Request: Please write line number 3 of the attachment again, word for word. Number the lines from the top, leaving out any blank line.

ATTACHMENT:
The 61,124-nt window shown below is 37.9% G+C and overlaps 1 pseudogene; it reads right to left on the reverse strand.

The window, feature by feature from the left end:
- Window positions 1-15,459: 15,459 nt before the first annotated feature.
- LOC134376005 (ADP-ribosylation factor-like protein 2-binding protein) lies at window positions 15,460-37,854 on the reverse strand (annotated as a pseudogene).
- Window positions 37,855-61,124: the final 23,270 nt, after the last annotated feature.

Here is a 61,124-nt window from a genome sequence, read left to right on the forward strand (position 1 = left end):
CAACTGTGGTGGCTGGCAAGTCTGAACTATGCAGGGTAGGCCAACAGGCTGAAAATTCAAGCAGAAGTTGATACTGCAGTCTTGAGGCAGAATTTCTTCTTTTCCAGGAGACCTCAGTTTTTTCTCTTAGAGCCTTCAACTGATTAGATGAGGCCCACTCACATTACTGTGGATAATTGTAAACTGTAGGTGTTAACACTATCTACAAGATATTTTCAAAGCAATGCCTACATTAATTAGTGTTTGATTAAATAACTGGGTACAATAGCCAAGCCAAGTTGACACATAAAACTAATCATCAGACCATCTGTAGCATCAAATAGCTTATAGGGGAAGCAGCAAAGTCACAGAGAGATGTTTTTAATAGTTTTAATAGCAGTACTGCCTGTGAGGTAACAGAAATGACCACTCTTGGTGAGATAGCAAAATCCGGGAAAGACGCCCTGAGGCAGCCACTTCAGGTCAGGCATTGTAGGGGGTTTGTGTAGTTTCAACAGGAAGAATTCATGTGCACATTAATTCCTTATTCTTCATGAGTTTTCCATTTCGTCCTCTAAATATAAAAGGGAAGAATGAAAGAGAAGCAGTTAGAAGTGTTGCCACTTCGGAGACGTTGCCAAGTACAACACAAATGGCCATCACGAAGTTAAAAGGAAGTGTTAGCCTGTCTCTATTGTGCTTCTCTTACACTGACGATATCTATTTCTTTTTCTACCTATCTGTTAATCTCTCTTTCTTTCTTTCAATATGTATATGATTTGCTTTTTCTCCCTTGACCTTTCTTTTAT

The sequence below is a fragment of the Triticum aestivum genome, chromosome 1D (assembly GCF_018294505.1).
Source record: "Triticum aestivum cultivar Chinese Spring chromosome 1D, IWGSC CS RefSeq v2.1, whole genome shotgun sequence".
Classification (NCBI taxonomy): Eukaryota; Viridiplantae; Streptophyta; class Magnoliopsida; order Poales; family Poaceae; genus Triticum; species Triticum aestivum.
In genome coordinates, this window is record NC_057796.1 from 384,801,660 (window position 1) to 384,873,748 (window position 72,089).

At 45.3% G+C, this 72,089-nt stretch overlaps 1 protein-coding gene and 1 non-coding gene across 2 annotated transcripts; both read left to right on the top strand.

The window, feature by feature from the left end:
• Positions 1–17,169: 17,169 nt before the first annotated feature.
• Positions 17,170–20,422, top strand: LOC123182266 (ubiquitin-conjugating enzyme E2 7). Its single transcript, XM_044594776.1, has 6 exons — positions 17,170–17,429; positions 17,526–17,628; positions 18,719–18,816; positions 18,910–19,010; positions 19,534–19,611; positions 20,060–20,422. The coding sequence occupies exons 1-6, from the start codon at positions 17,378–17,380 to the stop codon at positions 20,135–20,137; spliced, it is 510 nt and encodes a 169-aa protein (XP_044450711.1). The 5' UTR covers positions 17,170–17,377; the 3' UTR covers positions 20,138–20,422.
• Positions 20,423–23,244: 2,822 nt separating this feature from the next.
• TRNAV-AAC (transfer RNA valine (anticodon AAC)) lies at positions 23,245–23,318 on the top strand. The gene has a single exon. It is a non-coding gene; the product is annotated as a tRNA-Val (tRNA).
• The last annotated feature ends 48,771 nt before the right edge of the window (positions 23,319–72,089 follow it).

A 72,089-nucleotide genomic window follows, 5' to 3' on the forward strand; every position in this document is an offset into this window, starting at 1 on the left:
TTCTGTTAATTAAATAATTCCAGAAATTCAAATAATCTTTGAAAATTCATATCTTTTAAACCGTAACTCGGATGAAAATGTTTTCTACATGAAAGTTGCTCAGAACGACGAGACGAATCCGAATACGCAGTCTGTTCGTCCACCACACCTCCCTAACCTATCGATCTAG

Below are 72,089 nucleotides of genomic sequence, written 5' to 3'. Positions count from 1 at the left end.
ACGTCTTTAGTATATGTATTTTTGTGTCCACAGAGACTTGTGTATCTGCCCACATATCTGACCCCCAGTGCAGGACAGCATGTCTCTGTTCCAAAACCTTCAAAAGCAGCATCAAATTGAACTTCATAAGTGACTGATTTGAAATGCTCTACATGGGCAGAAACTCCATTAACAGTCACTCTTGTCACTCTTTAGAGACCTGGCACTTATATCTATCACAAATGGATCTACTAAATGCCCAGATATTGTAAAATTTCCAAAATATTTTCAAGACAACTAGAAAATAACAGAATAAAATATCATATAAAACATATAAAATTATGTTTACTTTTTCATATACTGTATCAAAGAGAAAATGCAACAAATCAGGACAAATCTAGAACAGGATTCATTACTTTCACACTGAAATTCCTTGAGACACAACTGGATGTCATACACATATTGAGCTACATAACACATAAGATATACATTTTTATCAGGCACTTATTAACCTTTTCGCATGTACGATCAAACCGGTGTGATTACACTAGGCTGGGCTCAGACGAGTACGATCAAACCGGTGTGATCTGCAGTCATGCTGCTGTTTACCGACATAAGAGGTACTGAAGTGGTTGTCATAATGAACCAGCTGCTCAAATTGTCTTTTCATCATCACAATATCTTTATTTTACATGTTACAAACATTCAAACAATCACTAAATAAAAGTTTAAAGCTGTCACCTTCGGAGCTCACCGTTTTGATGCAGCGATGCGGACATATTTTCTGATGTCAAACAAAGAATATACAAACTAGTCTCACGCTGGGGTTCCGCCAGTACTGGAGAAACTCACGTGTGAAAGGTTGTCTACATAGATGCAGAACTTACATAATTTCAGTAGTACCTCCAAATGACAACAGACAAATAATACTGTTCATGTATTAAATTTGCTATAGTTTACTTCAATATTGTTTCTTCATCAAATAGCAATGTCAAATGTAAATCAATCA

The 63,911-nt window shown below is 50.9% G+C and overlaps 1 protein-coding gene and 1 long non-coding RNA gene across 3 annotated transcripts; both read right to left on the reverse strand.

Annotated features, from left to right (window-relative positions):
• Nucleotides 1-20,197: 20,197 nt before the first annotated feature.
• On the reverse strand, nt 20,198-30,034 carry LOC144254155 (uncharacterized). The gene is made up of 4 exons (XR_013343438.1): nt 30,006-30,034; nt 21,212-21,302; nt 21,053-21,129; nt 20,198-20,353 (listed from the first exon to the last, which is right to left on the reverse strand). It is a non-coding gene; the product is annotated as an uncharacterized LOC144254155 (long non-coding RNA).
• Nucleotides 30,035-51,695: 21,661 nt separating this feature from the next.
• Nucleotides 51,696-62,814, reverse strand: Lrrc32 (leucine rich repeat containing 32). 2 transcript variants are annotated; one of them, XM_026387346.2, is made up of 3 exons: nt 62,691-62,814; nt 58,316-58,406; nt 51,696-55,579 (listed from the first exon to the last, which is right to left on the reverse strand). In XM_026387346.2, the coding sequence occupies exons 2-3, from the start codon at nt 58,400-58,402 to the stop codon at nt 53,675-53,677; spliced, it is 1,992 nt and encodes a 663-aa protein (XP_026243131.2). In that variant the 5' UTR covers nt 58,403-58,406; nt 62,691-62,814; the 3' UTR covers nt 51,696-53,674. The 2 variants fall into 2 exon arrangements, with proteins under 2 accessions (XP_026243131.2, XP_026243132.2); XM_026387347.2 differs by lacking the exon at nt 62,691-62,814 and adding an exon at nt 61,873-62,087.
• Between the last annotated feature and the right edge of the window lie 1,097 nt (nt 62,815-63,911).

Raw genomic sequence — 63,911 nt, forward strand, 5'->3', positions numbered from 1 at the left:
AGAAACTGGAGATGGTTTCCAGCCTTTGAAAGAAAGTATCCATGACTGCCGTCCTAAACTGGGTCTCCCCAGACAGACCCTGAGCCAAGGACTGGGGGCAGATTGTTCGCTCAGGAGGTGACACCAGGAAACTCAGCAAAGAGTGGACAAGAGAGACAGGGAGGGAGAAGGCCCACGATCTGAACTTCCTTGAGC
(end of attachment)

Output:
- Window positions 1-15,459: 15,459 nt before the first annotated feature.